Corporate tax shelters will have to meet stiffer standards | Norton Rose Fulbright
The bill would apply to transactions entered into after February 14, 2004. The committee delayed implementation until early next year to give the IRS time to issue guidance.
Under the bill, transactions would have to have “economic substance” in order for the government to honor the tax results. Two things would have to be true about a transaction for it to have economic substance. First, it would have to change the taxpayer’s economic position in a “meaningful way” apart from the tax results. Second, the taxpayer must not only have a substantial non-tax reason for entering into the transaction, but it would also have to show that the transaction was a reasonable way to achieve its objective. A taxpayer will not be able to do this for transactions that “do not appear to contribute to any business activity or objective that the taxpayer may have had apart from tax planning.” There must be a link to its ordinary business operations or investment activities.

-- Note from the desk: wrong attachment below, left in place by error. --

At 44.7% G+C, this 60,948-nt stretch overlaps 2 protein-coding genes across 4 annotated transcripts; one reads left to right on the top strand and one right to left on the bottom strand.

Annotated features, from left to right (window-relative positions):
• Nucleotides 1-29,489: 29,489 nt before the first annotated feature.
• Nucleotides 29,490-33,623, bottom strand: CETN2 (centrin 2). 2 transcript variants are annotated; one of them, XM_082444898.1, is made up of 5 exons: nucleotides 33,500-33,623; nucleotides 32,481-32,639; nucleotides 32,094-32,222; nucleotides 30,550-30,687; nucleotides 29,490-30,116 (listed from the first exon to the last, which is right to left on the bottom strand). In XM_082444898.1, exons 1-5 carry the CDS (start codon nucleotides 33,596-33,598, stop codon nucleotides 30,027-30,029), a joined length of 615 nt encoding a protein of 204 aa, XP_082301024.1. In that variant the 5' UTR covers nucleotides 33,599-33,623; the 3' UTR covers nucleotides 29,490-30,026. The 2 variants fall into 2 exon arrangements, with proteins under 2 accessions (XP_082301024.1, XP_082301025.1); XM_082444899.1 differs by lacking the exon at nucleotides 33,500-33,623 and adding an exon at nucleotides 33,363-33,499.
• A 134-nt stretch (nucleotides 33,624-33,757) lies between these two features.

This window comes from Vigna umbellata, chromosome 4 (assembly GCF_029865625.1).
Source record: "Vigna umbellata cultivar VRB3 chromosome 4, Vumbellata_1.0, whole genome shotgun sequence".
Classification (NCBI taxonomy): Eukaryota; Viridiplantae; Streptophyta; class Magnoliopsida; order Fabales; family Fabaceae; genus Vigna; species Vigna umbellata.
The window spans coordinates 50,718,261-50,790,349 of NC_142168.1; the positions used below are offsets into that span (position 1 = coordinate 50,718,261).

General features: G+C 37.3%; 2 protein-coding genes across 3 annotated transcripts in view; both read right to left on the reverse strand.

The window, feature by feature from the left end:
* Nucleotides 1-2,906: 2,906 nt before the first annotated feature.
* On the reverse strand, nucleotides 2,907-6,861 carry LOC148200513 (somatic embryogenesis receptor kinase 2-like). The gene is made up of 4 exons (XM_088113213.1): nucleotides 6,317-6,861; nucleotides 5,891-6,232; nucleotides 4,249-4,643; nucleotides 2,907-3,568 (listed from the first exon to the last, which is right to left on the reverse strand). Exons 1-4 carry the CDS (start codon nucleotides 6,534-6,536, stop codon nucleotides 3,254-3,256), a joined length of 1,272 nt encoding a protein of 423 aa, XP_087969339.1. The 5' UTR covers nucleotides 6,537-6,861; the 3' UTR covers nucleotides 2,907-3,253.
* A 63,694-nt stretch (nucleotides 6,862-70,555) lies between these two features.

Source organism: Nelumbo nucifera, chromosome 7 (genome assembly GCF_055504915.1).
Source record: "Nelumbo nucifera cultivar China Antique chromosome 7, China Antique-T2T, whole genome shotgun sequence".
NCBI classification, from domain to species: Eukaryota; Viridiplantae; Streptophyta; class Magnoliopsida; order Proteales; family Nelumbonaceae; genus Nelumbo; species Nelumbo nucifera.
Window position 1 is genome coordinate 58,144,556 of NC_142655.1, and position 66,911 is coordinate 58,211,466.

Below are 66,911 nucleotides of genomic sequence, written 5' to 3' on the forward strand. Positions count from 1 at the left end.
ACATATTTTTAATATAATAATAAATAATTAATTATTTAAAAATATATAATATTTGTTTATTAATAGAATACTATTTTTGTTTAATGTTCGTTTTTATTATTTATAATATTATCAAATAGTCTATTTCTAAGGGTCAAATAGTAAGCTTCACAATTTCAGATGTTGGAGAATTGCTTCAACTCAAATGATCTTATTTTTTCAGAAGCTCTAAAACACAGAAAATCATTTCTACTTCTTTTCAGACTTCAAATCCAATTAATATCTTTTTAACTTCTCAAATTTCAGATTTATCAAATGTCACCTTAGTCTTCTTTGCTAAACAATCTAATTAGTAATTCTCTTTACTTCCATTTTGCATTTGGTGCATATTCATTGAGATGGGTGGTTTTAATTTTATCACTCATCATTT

The Senate Finance Committee added a footnote to its report on the bill that should help future investors in synfuel, windpower, low-income housing, landfill gas and similar projects. The footnote says,” If the tax benefits are clearly contemplated and expected by the language and purpose of the relevant authority, it is not intended that such tax benefits be disallowed if the only reason for such disallowance is that the transaction fails the economic substance doctrine as defined in this proposal.”
The reference to the “purpose of the relevant authority” leaves room for debate in resale transactions. The industry would be well advised to get this phrase clarified — perhaps by way of example — when the bill is debated on the Senate floor.